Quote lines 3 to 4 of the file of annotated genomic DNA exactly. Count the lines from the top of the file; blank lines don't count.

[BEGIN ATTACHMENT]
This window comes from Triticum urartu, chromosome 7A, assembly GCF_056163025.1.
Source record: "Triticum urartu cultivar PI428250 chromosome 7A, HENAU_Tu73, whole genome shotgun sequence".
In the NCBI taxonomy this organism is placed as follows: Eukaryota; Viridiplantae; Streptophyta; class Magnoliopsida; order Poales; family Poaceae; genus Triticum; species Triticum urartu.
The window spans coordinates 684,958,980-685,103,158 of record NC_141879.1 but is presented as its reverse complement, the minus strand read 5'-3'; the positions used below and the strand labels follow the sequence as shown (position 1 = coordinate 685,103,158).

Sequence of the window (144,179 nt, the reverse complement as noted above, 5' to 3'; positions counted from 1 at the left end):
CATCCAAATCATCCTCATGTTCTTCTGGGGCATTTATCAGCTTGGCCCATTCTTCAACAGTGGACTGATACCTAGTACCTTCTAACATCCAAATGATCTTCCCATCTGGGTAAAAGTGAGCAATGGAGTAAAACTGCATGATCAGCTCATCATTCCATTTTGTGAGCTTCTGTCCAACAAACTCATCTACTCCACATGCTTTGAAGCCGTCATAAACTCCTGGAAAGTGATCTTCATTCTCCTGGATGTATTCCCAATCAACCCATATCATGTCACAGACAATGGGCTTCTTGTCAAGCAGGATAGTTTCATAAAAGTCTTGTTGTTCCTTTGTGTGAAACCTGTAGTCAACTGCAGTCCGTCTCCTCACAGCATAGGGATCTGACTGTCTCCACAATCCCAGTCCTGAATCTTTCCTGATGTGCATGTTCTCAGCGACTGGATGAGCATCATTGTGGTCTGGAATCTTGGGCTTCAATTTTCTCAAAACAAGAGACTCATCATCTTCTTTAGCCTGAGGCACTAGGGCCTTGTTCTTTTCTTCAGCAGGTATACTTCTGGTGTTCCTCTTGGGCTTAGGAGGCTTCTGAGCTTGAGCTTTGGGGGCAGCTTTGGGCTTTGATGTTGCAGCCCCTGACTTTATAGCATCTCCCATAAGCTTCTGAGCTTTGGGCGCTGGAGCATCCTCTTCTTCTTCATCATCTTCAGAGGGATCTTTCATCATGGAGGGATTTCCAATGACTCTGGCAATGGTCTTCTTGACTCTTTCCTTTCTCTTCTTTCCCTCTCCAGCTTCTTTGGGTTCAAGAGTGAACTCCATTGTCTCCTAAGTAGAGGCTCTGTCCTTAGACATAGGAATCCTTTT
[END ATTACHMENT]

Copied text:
In the NCBI taxonomy this organism is placed as follows: Eukaryota; Viridiplantae; Streptophyta; class Magnoliopsida; order Poales; family Poaceae; genus Triticum; species Triticum urartu.
The window spans coordinates 684,958,980-685,103,158 of record NC_141879.1 but is presented as its reverse complement, the minus strand read 5'-3'; the positions used below and the strand labels follow the sequence as shown (position 1 = coordinate 685,103,158).